Is prolotherapy a hoax?

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  1. Prolotherapy is an alternative treatment, which means it’s not regulated by the U.S. Food and Drug Administration (FDA).
  2. Experts have found that it can benefit some people in certain situations, but it’s still not universally accepted because research has found inconclusive results.

Subsequently, Which is better PRP or prolotherapy? The average prolotherapy treatment takes four to six injections, while PRP works more rapidly, generally taking only two to four injections. The cost of injection treatments are not yet covered by insurance.

Is prolotherapy a permanent fix? Prolotherapy is an all-natural, permanent treatment, as it relies on the body repairing itself to reduce pain. In contrast, pain relievers and anti-inflammatory medications only provide temporary relief. Similarly, surgical options do not always work to stabilize a joint fully.

Yet, What are the dangers of prolotherapy? What are the risks or complications of Prolotherapy?

  • No effect from the treatment.
  • Immediate pain at the injection site, lasting 100 hours (3-4 days) or more.
  • Bruising of the general treatment area.
  • Bleeding at the injection site.
  • Fainting or dizziness.
  • Post-therapeutic tendinosis pain flare.
  • Post-therapeutic muscle spasm.

Who is a good candidate for prolotherapy? Who is a Good Candidate for Prolotherapy? Prolotherapy is most effective at treating joint injuries and conditions that cause pain. So any patient who has suffered a joint injury may be a good candidate.

Who is a candidate for prolotherapy?

Prolotherapy is most effective at treating joint injuries and conditions that cause pain. So any patient who has suffered a joint injury may be a good candidate. More specifically, prolotherapy may be right for you if you experience any of the following: Damaged or lost tissue, especially surrounding the joints.

How long does it take for prolotherapy to kick in?

The typical time frame for a course of treatment is 4-6 months. Patients are usually sore for 3-7 days after the procedure and may begin to see benefit after the first treatment, although many patients may only begin to note significant improvement by the third or fourth treatment.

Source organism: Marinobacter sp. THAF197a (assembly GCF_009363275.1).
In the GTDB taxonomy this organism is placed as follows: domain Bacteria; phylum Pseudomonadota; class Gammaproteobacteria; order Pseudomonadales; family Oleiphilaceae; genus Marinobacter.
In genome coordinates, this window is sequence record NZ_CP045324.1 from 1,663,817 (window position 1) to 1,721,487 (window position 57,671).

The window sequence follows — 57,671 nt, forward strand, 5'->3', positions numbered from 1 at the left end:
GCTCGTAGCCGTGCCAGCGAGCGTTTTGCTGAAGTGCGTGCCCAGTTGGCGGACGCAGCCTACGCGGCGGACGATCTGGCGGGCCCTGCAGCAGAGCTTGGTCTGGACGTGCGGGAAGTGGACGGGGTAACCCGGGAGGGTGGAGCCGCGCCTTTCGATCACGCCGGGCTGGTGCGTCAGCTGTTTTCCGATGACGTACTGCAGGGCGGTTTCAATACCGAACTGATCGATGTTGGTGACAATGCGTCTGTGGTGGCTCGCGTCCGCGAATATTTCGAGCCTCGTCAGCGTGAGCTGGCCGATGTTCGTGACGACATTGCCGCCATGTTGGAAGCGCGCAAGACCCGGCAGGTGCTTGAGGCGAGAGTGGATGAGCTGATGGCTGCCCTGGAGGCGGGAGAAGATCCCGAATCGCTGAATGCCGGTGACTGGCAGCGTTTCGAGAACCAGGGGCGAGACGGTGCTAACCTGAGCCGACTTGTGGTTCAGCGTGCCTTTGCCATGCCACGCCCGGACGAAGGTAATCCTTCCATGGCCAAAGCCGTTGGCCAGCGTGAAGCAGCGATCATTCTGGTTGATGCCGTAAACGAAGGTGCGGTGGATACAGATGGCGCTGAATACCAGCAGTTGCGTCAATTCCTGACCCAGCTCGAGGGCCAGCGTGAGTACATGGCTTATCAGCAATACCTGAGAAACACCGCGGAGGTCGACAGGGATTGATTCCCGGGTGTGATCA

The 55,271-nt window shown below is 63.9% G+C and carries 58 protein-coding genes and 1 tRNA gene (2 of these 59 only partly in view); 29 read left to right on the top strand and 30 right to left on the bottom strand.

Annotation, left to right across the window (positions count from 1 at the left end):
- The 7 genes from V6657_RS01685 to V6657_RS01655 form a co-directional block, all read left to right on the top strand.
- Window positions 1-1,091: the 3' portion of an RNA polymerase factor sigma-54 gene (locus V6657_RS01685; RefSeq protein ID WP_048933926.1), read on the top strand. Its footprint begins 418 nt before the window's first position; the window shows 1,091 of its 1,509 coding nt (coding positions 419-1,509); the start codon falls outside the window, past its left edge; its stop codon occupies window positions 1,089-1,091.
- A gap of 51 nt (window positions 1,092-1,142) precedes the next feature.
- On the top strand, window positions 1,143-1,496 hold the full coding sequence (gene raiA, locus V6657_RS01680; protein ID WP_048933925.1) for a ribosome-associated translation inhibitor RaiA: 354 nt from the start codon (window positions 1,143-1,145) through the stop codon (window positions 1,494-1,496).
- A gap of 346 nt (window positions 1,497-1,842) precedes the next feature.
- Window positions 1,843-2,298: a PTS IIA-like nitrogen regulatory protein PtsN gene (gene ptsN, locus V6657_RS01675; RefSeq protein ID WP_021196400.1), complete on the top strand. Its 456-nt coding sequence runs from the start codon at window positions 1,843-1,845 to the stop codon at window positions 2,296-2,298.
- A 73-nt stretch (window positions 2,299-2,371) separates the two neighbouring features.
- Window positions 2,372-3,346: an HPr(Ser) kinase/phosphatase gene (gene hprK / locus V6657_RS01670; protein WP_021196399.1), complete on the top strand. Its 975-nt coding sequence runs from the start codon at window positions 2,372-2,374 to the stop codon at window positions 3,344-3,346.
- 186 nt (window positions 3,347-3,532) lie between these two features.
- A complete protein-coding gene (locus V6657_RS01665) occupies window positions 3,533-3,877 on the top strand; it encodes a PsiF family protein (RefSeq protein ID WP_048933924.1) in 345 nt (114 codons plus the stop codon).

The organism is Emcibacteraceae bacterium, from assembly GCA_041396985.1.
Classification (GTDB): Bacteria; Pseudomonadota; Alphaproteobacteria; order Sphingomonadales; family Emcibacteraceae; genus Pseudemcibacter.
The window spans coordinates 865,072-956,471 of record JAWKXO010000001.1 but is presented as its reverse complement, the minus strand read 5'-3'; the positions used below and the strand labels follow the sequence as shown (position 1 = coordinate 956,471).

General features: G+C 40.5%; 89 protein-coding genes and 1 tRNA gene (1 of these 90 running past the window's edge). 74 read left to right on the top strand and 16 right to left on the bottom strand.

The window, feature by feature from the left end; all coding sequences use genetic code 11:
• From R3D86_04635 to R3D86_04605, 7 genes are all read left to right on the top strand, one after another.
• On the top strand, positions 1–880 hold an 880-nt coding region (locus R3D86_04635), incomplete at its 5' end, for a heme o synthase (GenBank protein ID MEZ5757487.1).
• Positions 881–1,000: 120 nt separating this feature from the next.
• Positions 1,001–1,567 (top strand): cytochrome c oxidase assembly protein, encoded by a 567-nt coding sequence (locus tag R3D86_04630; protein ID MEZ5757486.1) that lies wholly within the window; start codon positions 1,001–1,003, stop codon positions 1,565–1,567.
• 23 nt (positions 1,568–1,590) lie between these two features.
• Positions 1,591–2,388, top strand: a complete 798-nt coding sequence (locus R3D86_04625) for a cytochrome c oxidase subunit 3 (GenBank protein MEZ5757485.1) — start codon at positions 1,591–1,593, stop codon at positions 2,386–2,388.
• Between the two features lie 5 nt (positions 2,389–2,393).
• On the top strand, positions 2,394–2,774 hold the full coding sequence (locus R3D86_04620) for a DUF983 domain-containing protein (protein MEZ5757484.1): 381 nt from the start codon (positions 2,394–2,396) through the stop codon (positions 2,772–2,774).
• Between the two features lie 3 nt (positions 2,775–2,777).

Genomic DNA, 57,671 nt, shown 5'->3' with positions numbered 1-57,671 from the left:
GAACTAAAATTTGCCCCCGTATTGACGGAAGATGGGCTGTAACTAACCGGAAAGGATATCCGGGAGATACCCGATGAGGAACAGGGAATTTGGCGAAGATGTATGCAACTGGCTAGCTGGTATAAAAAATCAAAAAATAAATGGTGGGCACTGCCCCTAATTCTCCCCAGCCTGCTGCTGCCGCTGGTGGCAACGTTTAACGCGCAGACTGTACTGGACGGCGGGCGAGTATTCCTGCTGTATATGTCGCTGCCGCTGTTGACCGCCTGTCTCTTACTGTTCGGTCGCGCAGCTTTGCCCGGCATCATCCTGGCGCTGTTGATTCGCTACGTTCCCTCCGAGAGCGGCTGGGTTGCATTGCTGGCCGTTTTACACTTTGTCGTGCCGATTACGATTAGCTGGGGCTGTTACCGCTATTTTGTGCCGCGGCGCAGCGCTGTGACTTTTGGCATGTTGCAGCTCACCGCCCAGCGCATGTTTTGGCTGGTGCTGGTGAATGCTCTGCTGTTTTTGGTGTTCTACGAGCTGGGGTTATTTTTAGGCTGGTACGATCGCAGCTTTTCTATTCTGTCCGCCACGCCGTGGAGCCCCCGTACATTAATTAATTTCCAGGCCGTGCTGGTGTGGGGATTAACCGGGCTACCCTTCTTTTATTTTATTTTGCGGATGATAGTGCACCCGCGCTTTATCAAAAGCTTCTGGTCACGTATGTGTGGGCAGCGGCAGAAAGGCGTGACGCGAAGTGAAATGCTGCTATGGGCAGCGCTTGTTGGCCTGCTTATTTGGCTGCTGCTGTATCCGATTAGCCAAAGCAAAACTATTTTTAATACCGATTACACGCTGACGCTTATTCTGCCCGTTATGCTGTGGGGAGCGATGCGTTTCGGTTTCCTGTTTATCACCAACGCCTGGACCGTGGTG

Can prolotherapy cause nerve damage?

Prolotherapy for the back and neck pose a greater risk for complications than other areas due to the proximity of the spinal cord. The chance of permanent nerve damage is slim, but it does exist. The risks from prolotherapy to this region is still less than the associated risks with back or neck surgery.

Who should not get prolotherapy?

Any patient who is taking any anticoagulation therapy, e.g., heparin, Coumadin (Warfarin), Plavix (Clopidogrel), is not a Prolotherapy candidate. Note: 80 mg of Aspirin a day is acceptable.

What is better PRP or prolotherapy?

The average prolotherapy treatment takes four to six injections, while PRP works more rapidly, generally taking only two to four injections. The cost of injection treatments are not yet covered by insurance.

What can go wrong with prolotherapy?

Often, the only risks from prolotherapy are superficial bruising, some bleeding, or swelling at the injection site. Pain may last for a few days before fading. If discomfort lasts longer than a week, medication may be prescribed to reduce the pain.

How many prolotherapy sessions will I need?

How many treatments do I need? The average patient requires three to six Prolotherapy treatments at 4-6 week intervals. Some patients require only 1-2 treatments to reach complete healing, which are typically younger patients or those who have sought Prolotherapy right away after an injury.

How painful are prolotherapy injections?

1) Is Prolotherapy painful? The injection is considered mild to moderately painful, and there is typically a “flare” of soreness for 3-7 days afterwards. A mild pain medication, such as Ultram or Tylenol, is usually sufficient to control the discomfort. The doctor can prescribe stronger medication if needed.

Are there risks to prolotherapy?

Theoretical risks of prolotherapy injections include lightheadedness, allergic reaction, infection or neurological (nerve) damage. Injections should be performed using universal precautions and the patient should be prone if possible.

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